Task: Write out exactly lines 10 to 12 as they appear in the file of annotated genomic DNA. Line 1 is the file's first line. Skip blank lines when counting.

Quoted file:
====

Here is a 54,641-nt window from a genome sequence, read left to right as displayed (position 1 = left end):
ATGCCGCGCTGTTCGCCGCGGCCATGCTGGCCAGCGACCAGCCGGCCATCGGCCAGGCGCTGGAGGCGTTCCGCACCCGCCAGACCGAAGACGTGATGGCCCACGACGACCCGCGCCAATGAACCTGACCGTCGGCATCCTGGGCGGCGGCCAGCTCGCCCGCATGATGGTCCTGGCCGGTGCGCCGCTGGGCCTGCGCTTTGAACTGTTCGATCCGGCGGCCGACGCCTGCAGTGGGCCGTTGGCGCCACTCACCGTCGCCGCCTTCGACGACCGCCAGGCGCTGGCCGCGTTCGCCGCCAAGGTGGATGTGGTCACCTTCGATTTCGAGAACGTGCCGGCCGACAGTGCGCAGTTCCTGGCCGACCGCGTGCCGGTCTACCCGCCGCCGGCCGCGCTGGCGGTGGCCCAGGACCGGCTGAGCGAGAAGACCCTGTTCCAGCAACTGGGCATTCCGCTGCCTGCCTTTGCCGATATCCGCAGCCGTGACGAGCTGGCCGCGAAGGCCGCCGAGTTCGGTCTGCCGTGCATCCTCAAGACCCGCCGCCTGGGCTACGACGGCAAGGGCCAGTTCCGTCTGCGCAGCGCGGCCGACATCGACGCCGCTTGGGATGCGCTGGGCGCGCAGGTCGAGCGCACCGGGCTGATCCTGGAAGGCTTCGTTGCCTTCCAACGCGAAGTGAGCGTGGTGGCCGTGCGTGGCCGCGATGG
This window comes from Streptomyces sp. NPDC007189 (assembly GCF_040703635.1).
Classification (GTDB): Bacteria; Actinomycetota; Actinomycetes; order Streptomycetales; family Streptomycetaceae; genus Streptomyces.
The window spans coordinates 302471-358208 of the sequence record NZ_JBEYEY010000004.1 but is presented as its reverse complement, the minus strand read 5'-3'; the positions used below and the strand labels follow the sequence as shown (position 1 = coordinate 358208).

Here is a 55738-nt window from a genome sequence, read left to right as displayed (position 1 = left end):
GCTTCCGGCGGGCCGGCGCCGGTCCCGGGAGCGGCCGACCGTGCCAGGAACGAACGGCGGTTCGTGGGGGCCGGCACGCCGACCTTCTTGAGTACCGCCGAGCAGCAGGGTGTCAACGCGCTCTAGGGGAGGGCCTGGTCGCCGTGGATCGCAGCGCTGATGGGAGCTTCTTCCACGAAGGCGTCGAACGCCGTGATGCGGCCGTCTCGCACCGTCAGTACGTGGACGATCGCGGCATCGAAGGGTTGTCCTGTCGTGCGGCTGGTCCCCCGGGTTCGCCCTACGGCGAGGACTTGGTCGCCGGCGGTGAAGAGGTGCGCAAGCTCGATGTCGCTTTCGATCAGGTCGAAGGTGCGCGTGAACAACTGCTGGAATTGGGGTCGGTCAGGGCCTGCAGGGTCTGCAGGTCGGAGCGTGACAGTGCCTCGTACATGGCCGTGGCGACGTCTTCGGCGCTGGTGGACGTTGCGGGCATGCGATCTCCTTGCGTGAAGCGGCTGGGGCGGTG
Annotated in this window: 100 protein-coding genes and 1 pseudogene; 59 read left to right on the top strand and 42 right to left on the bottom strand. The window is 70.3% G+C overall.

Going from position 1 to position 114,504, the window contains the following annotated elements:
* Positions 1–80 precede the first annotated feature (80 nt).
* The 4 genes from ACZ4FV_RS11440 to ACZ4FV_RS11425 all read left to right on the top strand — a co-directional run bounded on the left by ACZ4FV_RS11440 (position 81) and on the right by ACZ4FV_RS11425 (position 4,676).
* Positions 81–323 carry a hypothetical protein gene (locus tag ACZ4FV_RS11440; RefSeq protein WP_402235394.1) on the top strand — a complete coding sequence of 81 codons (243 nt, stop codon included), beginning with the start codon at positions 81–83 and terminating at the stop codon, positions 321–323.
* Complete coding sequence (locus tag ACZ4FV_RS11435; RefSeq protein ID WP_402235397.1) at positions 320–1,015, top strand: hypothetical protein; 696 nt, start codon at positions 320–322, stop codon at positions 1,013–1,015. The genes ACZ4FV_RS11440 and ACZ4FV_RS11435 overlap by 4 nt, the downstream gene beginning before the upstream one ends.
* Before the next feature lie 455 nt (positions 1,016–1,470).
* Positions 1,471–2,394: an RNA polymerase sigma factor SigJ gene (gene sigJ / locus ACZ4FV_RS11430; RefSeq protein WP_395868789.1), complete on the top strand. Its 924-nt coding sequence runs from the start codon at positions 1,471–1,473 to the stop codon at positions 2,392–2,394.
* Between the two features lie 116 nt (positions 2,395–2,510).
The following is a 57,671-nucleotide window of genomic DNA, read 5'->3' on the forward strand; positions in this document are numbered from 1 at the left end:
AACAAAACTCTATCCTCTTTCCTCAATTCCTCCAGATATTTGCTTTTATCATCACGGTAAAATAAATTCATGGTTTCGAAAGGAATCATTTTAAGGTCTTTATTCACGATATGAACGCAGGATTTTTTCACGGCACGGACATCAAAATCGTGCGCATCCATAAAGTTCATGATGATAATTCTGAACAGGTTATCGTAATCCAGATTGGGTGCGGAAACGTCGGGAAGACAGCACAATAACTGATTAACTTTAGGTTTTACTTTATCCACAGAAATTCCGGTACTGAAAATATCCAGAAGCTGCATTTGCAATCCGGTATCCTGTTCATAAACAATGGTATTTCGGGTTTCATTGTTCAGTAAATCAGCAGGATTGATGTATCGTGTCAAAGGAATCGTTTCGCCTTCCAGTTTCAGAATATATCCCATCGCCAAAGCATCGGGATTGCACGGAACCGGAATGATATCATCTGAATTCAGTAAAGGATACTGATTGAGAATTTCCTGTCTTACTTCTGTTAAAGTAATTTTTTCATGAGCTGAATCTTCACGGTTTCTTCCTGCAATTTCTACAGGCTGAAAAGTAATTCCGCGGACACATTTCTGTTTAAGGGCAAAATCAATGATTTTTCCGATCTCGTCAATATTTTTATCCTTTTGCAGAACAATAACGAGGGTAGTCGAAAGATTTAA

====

* Positions 1–80 precede the first annotated feature (80 nt).
* The 4 genes from ACZ4FV_RS11440 to ACZ4FV_RS11425 all read left to right on the top strand — a co-directional run bounded on the left by ACZ4FV_RS11440 (position 81) and on the right by ACZ4FV_RS11425 (position 4,676).
* Positions 81–323 carry a hypothetical protein gene (locus tag ACZ4FV_RS11440; RefSeq protein WP_402235394.1) on the top strand — a complete coding sequence of 81 codons (243 nt, stop codon included), beginning with the start codon at positions 81–83 and terminating at the stop codon, positions 321–323.